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Skaldic Poetry of the Scandinavian Middle Ages

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Arn Þorfdr 10II

Diana Whaley (ed.) 2009, ‘Arnórr jarlaskáld Þórðarson, Þorfinnsdrápa 10’ in Kari Ellen Gade (ed.), Poetry from the Kings’ Sagas 2: From c. 1035 to c. 1300. Skaldic Poetry of the Scandinavian Middle Ages 2. Turnhout: Brepols, pp. 241-2.

Arnórr jarlaskáld ÞórðarsonÞorfinnsdrápa
91011

Hátt bar Hjalta dróttinn
hjalm at geira jalmi
— ógnstœrir rauð Írum
odd — í ferðar broddi.
Minn dróttinn naut máttar
mildr und brezkum skildi;
hendi Hlǫðvis frændi
hermenn ok tók brenna.

{Dróttinn Hjalta} bar hjalm hátt í broddi ferðar at {jalmi geira}; {ógnstœrir} rauð odd Írum. Mildr dróttinn minn naut máttar und brezkum skildi; {frændi Hlǫðvis} hendi hermenn ok tók brenna.

{The lord of Shetlanders} [= Þorfinnr] bore his helmet high in the vanguard of his troop in {the tumult of spears} [BATTLE]; {the sweller of battle-dread} [WARRIOR] reddened his point on Irishmen. My bounteous lord made use of his strength beneath a British shield; {Hlǫðvir’s kinsman} [= Þorfinnr] captured warriors and began burning.

Mss: 332ˣ(28-29), Flat(131rb), R702ˣ(38r), 48ˣ(346r marg) (Orkn)

Readings: [2] jalmi: salmi Flat, jalmi 48ˣmarg    [5] naut: hlaut Flat, naut 48ˣmarg    [7] Hlǫðvis: ‘hloðvers’ Flat, R702ˣ, Hlǫðvis 48ˣmarg    [8] ‑menn: mann Flat;    ok: enn Flat, R702ˣ;    tók brenna: tóksk senna R702ˣ

Editions: Skj AI, 345, Skj BI, 318, Skald I, 161; Flat 1860-8, II, 407, Orkn 1913-16, 50-1, ÍF 34, 50-1 (ch. 20); Whaley 1998, 238-40.

Context: Exactly as for st. 9, which st. 10 follows directly.

Notes: [1] dróttinn Hjalta ‘the lord of Shetlanders [= Þorfinnr]’: Here Þorfinnr, as also harri Hjaltlands ‘Shetland’s lord’ in st. 12; but in st. 22 dróttinn Hjalta ‘the lord of Shetlanders’ appears to refer to Rǫgnvaldr Brúsason. — [3] Írum ‘on Irishmen’: Orkn ch. 20, perhaps extrapolating from this st., states that Karl’s ranks included supporters from Ireland. — [6] und brezkum skildi ‘beneath a British shield’: Perhaps the shield was a war-trophy captured in a raid on the Bretar or perhaps ‘British’ shields were prized as being particularly fine. On the meaning of brezkr, see Note to st. 14/3. — [7] frændi Hlǫðvis ‘Hlǫðvir’s kinsman [= Þorfinnr]’: Hlǫðvir Þorfinnsson was paternal grandfather of Þorfinnr. There were few traditions about his career, to judge from Orkn (ÍF 34, 24). — [8] ok tók brenna ‘and began burning’: (a) The cl. follows frændi Hlǫðvis hendi hermenn ‘Hlǫðvir’s kinsman captured warriors’ so that hermenn may be the understood object of brenna inf. ‘burning’, hence ‘Þorfinnr captured [the surviving] warriors and burned [the slain]’, although burning seems usually to be reserved for evil-doers, heathens and insurrectionists (cf. the reference to the burning of the Wendish dead in Arn Magndr 8, also Fidjestøl 1982, 206). Brenna could alternatively refer to the burning of dwellings, and hence anticipate st. 11. (b) The variant enn tóksk senna (R702ˣ) could mean ‘yet again battle began’ (cf. tóksk morð af því ‘killing started up from that’ in Sigv Tryggfl 1/2I), since senna ‘verbal contest’ can stand alone to mean ‘battle’ (see LP). However, a statement that battle began would be inappropriate here.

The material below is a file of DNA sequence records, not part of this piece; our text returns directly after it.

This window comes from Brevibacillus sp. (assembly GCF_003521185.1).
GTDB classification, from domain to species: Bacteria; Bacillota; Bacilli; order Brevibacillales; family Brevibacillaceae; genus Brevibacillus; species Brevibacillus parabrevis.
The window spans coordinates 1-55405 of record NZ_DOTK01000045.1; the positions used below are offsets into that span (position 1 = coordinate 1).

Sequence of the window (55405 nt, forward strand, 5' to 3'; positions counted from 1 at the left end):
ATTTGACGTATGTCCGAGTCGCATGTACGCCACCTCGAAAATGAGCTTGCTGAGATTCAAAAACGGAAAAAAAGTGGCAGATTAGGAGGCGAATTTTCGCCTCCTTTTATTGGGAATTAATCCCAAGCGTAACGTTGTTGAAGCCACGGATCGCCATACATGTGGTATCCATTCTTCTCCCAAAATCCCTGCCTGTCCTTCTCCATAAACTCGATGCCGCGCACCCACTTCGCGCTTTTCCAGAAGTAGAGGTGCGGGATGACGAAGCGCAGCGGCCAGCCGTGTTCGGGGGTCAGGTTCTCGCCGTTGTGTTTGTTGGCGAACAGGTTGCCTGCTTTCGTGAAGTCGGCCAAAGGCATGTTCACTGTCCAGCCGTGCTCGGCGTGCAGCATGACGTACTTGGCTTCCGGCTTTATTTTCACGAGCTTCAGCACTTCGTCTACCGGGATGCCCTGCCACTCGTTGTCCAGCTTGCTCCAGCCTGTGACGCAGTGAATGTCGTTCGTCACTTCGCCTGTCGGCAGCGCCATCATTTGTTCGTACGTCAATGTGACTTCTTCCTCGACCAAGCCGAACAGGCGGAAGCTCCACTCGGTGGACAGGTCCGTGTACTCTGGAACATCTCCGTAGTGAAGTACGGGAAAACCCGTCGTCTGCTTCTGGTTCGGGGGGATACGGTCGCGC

References

  1. Bibliography
  2. Skald = Kock, Ernst Albin, ed. 1946-50. Den norsk-isländska skaldediktningen. 2 vols. Lund: Gleerup.
  3. LP = Finnur Jónsson, ed. 1931. Lexicon poeticum antiquæ linguæ septentrionalis: Ordbog over det norsk-islandske skjaldesprog oprindelig forfattet af Sveinbjörn Egilsson. 2nd edn. Copenhagen: Møller.
  4. Fidjestøl, Bjarne. 1982. Det norrøne fyrstediktet. Universitet i Bergen Nordisk institutts skriftserie 11. Øvre Ervik: Alvheim & Eide.
  5. Whaley, Diana, ed. and trans. 1998. The Poetry of Arnórr jarlaskáld: An Edition and Study. Westfield Publications in Medieval Studies 8. Turnhout: Brepols.
  6. Flat 1860-8 = Gudbrand Vigfusson [Guðbrandur Vigfússon] and C. R. Unger, eds. 1860-8. Flateyjarbók. En samling af norske konge-sagaer med indskudte mindre fortællinger om begivenheder i og udenfor Norge samt annaler. 3 vols. Christiania (Oslo): Malling.
  7. ÍF 34 = Orkneyinga saga. Ed. Finnbogi Guðmundsson. 1965.
  8. Orkn 1913-16 = Sigurður Nordal, ed. 1913-16. Orkneyinga saga. SUGNL 40. Copenhagen: Møller.
  9. Internal references
  10. Kari Ellen Gade 2009, ‘Orkneyinga saga (Orkn)’ in Kari Ellen Gade (ed.), Poetry from the Kings’ Sagas 2: From c. 1035 to c. 1300. Skaldic Poetry of the Scandinavian Middle Ages 2. Turnhout: Brepols [check printed volume for citation].
  11. Diana Whaley (ed.) 2009, ‘Arnórr jarlaskáld Þórðarson, Magnússdrápa 8’ in Kari Ellen Gade (ed.), Poetry from the Kings’ Sagas 2: From c. 1035 to c. 1300. Skaldic Poetry of the Scandinavian Middle Ages 2. Turnhout: Brepols, p. 217.
  12. Judith Jesch (ed.) 2012, ‘Sigvatr Þórðarson, Tryggvaflokkr 1’ in Diana Whaley (ed.), Poetry from the Kings’ Sagas 1: From Mythical Times to c. 1035. Skaldic Poetry of the Scandinavian Middle Ages 1. Turnhout: Brepols, p. 644.
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